In a significant move ahead of the Lok Sabha polls, the Centre on Tuesday moved the Supreme Court seeking modification of its 2003 order to allow it to return to original owners the 67.390 acre of "non-disputed" acquired land around the disputed Ram Janambhoomi-Babri Masjid structure in Ayodhya.
The 0.313 acre plot, on which the disputed structure stood before it was demolished by the 'kar sevaks' on December 6, 1992, was within the 2.77 acre disputed premises, the plea filed by the Bharatiya Janata Party-led National Democratic Alliance government said.
The government had acquired 67.703 acre, including the 2.77 acre, through a legislation in 1993.
The Ram Janambhoomi Nyas is the owner of as much as 42 acre of the acquired non-disputed land.
Referring to the earlier order of March 31, 2003, the ministry of home affairs said that instead of "confining the order of status quo to the disputed land" the Supreme Court had extended the restraining order to adjacent acquired land as well.
The Centre also referred to the Supreme Court's verdict in the 1994 Ismail Faruqui case, saying the top court had observed that if the Centre wanted to return the acquired land to its original owners then it may do so.
"The Constitution Bench of this Court has held that the superfluous area which is other than the disputed area of 0.313 acres shall be reverted/ restored to its original owners," the plea said.
It said that the 1994 verdict had also held the factual determination as to the extent of the adjacent area considered necessary is in "the domain of policy and is not a matter for judicial scrutiny or a ground for testing the Constitutional validity of the enactment".
The plea said the 2003 order asking the Centre to maintain the status quo (existing state of affairs) with regard to non-disputed acquired land was to be maintained till the Allahabad high court decided the title dispute only.
"It must be noted that this court in clear categorical terms held that the status quo has to be maintained only until the suits pending before the Allahabad high court are disposed of", it said.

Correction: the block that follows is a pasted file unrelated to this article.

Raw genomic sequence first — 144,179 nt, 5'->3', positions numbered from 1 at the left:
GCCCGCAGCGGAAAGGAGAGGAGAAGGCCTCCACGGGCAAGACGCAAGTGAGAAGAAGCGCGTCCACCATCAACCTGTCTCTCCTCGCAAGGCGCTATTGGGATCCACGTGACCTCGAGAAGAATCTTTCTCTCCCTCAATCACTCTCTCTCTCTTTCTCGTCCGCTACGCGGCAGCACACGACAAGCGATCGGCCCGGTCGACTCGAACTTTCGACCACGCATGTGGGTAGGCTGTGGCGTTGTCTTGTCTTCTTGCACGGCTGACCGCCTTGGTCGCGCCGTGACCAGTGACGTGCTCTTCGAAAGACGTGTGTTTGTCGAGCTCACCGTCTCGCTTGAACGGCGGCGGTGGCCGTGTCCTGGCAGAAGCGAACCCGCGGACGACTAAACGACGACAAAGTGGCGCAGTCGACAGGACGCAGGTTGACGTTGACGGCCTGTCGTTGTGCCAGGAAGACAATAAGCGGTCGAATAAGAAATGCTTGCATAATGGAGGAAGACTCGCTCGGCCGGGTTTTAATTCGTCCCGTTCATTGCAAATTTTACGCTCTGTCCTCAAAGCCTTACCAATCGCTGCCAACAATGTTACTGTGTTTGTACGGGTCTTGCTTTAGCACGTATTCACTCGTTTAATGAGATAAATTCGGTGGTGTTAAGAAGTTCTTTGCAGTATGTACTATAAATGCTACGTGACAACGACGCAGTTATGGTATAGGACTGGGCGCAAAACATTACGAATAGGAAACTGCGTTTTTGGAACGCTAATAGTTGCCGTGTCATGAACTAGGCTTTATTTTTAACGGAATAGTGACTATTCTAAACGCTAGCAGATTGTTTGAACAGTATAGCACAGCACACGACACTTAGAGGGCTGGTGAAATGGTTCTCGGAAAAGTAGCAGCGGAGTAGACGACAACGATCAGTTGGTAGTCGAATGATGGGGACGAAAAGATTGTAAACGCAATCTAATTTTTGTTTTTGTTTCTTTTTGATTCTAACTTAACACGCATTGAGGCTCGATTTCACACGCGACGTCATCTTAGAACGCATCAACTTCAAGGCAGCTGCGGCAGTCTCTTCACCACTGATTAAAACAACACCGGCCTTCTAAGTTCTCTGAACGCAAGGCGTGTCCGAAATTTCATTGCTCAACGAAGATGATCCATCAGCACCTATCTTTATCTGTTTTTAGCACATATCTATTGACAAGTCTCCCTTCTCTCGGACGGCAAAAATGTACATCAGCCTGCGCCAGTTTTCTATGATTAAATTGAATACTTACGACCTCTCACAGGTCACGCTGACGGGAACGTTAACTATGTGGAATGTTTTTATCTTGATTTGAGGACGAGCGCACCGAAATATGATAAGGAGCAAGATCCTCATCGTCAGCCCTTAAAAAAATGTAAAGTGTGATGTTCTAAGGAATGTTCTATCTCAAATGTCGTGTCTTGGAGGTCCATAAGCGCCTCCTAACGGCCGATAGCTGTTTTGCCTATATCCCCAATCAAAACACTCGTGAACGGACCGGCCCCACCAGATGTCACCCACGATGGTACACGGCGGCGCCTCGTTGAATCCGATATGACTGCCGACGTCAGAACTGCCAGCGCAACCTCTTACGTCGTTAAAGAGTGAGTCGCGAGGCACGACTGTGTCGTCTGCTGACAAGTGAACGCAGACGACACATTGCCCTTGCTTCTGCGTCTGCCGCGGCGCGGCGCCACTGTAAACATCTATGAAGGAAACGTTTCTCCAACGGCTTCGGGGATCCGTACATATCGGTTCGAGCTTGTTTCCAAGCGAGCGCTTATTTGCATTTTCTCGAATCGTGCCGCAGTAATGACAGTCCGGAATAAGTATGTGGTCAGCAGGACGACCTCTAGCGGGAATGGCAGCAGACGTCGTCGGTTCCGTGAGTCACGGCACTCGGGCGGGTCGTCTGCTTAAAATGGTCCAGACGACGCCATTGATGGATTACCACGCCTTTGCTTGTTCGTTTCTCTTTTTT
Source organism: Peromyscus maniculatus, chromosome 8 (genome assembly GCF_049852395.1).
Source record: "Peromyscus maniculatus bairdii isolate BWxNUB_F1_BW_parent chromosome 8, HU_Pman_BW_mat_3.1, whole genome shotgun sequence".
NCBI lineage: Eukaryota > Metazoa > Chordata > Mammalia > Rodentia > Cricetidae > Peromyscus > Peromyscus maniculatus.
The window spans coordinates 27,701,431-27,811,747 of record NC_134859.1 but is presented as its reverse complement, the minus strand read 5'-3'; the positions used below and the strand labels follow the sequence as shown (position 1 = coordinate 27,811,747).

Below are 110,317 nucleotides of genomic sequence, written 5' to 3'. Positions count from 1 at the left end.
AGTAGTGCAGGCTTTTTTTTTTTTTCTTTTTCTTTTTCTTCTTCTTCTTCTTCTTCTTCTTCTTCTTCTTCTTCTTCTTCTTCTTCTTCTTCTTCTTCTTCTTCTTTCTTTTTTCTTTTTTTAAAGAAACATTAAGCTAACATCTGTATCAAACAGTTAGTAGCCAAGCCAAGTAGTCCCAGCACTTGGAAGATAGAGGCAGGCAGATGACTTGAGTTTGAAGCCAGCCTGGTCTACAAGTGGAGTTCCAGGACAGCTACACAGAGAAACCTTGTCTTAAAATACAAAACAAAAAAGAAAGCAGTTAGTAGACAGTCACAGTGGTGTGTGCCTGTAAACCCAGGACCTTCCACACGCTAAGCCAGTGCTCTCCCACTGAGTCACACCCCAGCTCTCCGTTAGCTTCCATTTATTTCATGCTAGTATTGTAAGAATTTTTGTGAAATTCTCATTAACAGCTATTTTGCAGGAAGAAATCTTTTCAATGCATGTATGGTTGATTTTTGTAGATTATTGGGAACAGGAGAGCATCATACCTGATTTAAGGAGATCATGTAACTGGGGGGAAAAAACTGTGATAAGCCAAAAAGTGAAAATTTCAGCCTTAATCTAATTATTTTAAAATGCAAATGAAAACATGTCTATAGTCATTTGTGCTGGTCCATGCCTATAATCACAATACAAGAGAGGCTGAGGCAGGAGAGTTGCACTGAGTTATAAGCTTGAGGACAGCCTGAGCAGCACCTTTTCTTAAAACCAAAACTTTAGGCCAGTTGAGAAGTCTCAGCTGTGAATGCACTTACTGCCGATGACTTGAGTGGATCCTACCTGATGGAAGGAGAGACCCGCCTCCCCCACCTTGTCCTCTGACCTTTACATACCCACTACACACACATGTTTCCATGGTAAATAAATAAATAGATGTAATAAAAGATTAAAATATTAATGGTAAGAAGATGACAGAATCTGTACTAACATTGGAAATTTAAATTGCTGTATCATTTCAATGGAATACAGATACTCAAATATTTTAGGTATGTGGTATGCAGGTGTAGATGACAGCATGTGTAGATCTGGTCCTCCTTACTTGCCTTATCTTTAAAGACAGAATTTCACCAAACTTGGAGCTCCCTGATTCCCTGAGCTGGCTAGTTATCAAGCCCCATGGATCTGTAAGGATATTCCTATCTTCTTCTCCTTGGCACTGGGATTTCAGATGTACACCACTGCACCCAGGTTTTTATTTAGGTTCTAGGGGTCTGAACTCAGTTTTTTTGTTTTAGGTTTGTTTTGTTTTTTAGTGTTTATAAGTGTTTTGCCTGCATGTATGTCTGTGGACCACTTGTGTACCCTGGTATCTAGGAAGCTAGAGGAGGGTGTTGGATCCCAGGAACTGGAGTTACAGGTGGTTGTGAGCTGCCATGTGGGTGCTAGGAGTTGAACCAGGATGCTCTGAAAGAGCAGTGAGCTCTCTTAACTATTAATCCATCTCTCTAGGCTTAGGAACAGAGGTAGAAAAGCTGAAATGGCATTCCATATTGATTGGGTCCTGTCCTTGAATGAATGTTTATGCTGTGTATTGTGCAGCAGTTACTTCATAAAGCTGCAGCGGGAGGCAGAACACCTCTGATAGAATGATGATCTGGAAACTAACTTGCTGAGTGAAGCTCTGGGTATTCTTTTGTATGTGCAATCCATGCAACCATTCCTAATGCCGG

Referring to the 2003 order which had restrained the Centre to deal in any manner with the acquired land, the plea said that the direction should have confined itself to the disputed land only.
Buttressing its plea for returning land to real owners, the Centre referred to the Faruqui verdict and said, "the interest claimed by Muslims was only over the disputed site of 0.313 acres where the disputed structure stood before its demolition".
"The remaining entire property acquired under the Act of 1993 is such over which no title is claimed by Muslims. A large part of the remaining superfluous land comprises of properties of which the title is not even in dispute," it said.
The acquisition of superfluous area, other than the disputed land admeasuring 0.313 acres out of the total area acquired admeasuring 67.703 acre, was only to ensure that the parties which succeed in the proceedings are not denied 'proper access to and enjoyment of rights in the disputed land', it said.
The plea said the apex court had observed in the 1994 verdict that it was the duty of the Centre to restore superfluous land to the owners if it is determined that either whole or any part was not necessary to achieve the purpose of acquisition.
The plea said the Ram Janambhoomi Nyas (a trust to promote construction of Ram Temple) had sought return of excess land acquired in 1991 to original owners.
"One party namely RJN whose land measuring approximately 42 acres [which is a part of the superfluous/excess land] was acquired, has moved an application relying on the constitution bench judgment of this court," the plea said.
The Centre in 1991 had acquired 67 acre land including the disputed site.
The Centre has said in its plea that it has no objection in returning the land to its actual owners.
"The Central Government has no objection in principle if the superfluous land is restored to RJB Nyas as well as other owners after determining the extent of land required for proper access to and enjoyment of rights in the disputed area by preparing a plan map.
"The applicant (Centre) is filing this application seeking permission of this court to permit the applicant to fulfil the duty to revert/restore/hand over the excess/superfluous land acquired under the Acquisition of Certain Areas of Ayodhya Act, 1993," it said.
It sought modification of the apex court order of March 31, 2003 by which the Central government was directed to maintain the "status quo" with regard to entire land including the non-disputed acquired plots.
The Modi government, in its 33-page application, said that modification would enable it to determine "the exact extent of land required from out of the superfluous/ excess land to ensure that the successful party in the dispute pending regarding the 'disputed land' can have proper access to and enjoyment of rights in the disputed land."
Fourteen appeals have been filed in the apex court against the 2010 Allahabad High Court judgement, delivered in four civil suits, that the 2.77-acre land be partitioned equally among three parties -- the Sunni Waqf Board, the Nirmohi Akhara and Ram Lalla.
The Supreme Court had on Sunday cancelled the hearing scheduled for Tuesday in the title dispute case due to non-availability of Justice S A Bobde, one of the five judges of the Constitution bench.